Poncirus trifoliata ‘Flying Dragon’, year-round fave

Poncirus trifoliata ‘Flying Dragon’ bare

Now that the leaves have all fallen, the twists and turns are fully visible. Here’s what Gossler Farms has to say about it on the Plant Lust site:

The hardy citrus is a wickedly thorned plant. The thorns are 2″ long and are unusual all year. P. trifoliata ‘Flying Dragon’ is contorted all over- leaves, thorns and stems. We have seen 5′-6′ irregular shrubs and they are always show stoppers. P. trifoliata ‘Flying Dragon’ is hardy to -20 °F so will be interesting from New York to California.

The display specimen at the HPSO booth was more of a full-grown tree and the thorns were the full 2″ and curved like talons. Mine has a few noticeable thorns, but none quite that impressive. I still have high hopes.

Poncirus trifoliata ‘Flying Dragon’ with leaves

When fully leafed out, closer inspection is needed to appreciate its distinctive traits. Let’s look at it through the seasons:

Poncirus trifoliata ‘Flying Dragon’ with fruit

Poncirus trifoliata ‘Flying Dragon’ beginning to color up

Poncirus trifoliata ‘Flying Dragon’ fall color

All leading up to the bare beauty that presides over winter’s garden. I failed to chronicle its blooming season, but I think you can see why it is a favorite in any of its costumes. Check out Danger Garden for more favorites of the week.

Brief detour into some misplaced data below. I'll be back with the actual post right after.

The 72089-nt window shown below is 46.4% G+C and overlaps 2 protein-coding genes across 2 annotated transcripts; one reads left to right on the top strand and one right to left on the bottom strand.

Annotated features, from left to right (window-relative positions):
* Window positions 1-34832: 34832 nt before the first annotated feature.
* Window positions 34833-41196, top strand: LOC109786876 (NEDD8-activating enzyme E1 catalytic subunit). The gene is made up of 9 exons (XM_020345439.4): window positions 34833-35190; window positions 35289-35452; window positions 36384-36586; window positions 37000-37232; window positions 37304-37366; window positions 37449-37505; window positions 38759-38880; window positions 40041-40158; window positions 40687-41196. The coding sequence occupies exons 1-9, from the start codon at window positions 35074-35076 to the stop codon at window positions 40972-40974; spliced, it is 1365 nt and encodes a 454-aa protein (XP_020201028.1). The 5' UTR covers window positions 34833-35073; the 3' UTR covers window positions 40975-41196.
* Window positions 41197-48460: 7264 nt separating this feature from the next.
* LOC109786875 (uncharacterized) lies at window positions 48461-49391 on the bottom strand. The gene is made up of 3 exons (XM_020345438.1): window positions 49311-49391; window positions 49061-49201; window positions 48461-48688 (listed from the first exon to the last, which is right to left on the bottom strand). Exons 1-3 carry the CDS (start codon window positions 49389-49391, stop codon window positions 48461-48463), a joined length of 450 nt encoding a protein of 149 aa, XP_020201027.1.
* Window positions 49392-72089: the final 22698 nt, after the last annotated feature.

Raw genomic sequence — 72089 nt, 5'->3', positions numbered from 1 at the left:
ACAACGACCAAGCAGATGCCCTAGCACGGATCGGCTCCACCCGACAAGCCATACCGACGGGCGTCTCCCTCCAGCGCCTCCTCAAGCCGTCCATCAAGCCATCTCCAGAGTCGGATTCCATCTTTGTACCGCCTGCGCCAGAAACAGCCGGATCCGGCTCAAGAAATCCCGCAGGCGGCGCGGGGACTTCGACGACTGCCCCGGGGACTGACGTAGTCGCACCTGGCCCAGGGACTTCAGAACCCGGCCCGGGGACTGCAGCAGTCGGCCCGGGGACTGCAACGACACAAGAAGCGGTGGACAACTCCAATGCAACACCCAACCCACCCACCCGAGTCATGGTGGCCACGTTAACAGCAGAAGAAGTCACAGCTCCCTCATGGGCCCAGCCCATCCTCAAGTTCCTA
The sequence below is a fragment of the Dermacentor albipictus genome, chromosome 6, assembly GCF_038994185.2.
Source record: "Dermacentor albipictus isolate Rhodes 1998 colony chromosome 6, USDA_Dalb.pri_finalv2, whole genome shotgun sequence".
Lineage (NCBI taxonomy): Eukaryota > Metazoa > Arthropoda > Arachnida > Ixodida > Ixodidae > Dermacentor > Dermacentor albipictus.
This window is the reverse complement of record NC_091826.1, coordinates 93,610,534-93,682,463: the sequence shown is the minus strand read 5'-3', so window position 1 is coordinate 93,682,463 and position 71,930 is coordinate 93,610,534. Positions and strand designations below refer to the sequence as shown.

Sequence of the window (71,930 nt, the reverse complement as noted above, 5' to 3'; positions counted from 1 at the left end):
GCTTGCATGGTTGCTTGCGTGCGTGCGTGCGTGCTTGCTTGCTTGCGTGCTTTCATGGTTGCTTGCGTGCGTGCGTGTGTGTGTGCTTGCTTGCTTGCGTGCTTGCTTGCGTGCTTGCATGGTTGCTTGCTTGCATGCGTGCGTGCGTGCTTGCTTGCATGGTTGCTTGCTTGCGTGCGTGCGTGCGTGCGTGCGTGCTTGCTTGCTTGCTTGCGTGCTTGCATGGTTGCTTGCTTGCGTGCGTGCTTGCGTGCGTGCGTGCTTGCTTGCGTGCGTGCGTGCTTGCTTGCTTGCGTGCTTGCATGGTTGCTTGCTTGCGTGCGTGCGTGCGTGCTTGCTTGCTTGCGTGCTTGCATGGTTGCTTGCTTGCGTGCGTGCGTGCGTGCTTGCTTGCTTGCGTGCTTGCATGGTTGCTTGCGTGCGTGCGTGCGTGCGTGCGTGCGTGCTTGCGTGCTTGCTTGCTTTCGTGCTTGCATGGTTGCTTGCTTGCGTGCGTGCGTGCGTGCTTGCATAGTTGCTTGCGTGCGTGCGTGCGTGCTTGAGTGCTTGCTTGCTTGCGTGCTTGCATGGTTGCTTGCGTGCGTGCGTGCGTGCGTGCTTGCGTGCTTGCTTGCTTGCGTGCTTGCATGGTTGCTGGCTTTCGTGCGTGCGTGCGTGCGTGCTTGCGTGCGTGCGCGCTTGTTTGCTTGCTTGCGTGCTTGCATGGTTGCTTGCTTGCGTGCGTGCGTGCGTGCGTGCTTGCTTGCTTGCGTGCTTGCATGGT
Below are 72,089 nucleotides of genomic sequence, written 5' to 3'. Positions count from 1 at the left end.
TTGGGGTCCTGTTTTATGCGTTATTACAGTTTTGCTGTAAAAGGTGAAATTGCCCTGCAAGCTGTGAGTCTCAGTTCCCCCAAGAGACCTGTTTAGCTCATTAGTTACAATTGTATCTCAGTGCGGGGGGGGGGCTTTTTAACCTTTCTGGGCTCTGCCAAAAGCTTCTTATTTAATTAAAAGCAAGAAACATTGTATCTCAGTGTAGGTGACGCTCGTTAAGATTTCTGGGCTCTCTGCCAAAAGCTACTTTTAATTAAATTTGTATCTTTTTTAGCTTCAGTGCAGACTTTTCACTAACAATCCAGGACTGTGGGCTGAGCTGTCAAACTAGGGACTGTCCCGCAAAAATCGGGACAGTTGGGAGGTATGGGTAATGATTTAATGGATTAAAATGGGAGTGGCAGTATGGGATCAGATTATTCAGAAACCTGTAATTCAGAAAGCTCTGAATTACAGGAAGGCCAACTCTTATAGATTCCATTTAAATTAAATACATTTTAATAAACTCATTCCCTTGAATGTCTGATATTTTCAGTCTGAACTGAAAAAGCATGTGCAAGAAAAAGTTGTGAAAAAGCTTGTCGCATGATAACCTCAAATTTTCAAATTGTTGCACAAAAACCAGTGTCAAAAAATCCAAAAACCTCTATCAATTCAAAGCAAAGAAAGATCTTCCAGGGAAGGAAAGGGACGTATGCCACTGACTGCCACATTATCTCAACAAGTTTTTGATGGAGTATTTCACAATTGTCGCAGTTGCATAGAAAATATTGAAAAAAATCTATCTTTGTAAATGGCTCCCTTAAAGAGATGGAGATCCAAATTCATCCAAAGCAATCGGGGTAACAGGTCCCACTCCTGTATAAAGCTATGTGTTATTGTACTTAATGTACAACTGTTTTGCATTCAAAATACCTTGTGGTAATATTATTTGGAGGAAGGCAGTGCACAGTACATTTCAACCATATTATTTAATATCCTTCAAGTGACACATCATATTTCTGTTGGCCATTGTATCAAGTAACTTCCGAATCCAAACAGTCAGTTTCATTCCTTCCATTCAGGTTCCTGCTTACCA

15 thoughts on “Poncirus trifoliata ‘Flying Dragon’, year-round fave

  1. What a beautiful specimen you have! Mine doesn’t seem to want to grow up but seems to enjoy scrambling around on the ground although it produced it’s first three fruits this year and it has nice spikes.

  2. Peter~The scrambling sounds nice.

    Laura~Pride of place works for this.

    Grace~Yes, it would, but they are much easier to find in the trade these days. It was considered rare when I purchased mine.

    Jane~Hope is in order. Mine has been place for almost 10 years.

    Beth~Thanks for the sleuthing. I always considered it inedible. Marmalade next year!

    Loree~Give it time. Mine took several years to produce fruit.

  3. I love the form of this! I’ve not seen the contorted variety but I have seen the ‘normal’ variety here. What are the fruit like? Could you make marmelade from them?

  4. Anna K~’Hardy Orange’ is one of its nicknames, and it has sailed through all kinds of bad weather. The cold that’s coming is predicted to be brutal, though, so I guess we should be careful.

    Amy C~I especially like the fruit: it almost glows.

    Sarah~That is its most distinctive profile, for sure.

    Shirley~This is one we can both grow. I think it would look great in your garden.

    Christina~Stay tuned: I will be experimenting with marmalade next year, thanks to comments left here.

Leave a Reply

Your email address will not be published. Required fields are marked *